A friend told me about a pattern of giving feedback that I think does a good job of avoiding the pitfalls of the first two patterns. I didn't ask him where he learned it, and I could only find one reference to it: http://bit.ly/dEwGw4 The pattern is called "what-what-why" and it works like this:
- Tell what you didn't/don't like or what you think didn't/doesn't work well
- Tell what you would like instead
- Tell why you think your suggestion would be more effective
- I don't like how our team is spread out and in individual cubicles
- I'd like it if we moved into one room and sat at a cluster of tables
- We'd "overhear" important information and there would be fewer barriers to asking each other questions.
- One thing that didn't work for me in the retrospective was when you would say something before someone else was finished speaking
- I'd like it if you allow other people to finish their point and then add yours
- I think the meeting would flow more smoothly and everyone would that they would get their chance to be fully heard.
I recognize, however, that not all feedback is intended to cause a different outcome. Sometimes someone is doing something that I like or that I think is working well and I want to let that person know. In that situation, I use a "what-why" pattern:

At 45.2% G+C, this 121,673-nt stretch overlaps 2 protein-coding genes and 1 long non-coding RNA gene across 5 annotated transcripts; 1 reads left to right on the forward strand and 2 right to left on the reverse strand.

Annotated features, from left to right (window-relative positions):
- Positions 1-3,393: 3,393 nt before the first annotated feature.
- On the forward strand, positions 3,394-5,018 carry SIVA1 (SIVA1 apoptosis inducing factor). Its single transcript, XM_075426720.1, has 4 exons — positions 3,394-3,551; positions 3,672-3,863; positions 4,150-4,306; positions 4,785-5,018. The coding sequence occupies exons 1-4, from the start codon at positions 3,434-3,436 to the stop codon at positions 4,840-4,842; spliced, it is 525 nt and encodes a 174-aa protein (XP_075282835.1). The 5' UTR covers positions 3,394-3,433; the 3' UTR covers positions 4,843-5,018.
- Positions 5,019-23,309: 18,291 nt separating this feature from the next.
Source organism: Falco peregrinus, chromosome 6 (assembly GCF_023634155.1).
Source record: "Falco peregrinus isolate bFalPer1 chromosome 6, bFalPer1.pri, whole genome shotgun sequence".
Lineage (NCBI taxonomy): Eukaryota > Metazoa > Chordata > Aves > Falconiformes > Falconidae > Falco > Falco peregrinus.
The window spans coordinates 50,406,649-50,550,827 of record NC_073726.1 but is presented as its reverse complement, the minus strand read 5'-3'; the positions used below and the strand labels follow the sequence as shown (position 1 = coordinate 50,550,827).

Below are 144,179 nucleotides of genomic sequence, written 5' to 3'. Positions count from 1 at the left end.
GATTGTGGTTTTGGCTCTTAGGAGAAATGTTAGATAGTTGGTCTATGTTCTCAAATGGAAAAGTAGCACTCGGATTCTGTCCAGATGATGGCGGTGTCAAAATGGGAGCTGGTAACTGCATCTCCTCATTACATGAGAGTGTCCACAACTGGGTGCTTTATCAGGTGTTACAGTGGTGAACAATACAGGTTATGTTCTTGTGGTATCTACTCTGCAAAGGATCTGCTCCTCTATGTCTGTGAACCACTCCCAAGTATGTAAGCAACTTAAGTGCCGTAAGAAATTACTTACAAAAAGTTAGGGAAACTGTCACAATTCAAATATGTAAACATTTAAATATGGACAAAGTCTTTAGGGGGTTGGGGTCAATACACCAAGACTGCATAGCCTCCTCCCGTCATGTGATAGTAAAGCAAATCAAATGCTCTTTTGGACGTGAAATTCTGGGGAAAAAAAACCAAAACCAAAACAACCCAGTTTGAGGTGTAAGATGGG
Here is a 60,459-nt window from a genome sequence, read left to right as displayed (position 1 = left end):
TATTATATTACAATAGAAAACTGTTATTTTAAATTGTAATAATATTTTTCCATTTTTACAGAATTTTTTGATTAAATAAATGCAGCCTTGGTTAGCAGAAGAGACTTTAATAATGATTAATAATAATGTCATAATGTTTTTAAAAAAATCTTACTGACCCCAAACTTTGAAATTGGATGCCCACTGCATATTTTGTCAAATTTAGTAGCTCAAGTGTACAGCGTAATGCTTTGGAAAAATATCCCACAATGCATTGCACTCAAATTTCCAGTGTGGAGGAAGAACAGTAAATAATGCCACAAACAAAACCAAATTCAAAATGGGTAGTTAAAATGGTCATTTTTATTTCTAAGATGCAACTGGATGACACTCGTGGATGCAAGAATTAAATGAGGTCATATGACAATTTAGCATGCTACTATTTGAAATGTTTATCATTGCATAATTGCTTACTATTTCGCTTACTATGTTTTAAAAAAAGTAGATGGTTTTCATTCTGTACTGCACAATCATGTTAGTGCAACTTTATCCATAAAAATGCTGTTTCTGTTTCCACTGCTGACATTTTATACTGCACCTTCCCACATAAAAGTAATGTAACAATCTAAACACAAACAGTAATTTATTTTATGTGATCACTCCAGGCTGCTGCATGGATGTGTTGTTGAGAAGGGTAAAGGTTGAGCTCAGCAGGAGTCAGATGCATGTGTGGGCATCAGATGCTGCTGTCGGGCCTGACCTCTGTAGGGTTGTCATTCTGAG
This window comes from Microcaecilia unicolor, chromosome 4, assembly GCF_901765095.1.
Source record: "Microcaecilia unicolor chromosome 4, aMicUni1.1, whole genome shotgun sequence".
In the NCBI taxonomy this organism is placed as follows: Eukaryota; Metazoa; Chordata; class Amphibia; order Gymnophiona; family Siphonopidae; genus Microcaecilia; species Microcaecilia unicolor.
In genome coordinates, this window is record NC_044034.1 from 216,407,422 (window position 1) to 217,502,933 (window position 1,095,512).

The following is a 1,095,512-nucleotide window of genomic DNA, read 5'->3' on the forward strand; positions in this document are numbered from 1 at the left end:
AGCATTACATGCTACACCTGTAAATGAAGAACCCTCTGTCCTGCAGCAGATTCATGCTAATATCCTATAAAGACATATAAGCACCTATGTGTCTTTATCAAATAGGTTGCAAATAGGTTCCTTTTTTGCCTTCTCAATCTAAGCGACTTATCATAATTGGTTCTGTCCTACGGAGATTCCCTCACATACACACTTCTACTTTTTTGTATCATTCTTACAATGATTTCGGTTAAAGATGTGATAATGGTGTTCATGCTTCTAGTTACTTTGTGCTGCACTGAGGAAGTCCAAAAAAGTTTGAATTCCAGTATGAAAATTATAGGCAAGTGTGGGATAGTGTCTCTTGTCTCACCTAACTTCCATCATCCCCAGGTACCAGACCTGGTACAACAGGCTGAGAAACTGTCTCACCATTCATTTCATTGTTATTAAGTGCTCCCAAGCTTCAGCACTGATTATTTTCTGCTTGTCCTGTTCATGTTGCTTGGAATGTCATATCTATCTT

- Tell what you like/liked or what you think works/worked well
- Tell why you like it or think it works well
- On the story wall, I like how you've given each team member a tag that they can put on the story that they are working on.
- Not only does it let everyone know what everyone else is working on, but it's a good way of reminding people to only work on one story at a time.
If you try what-what-why or what-why, I'd be interested to hear your results. Do you have similar feedback patterns that you find useful?
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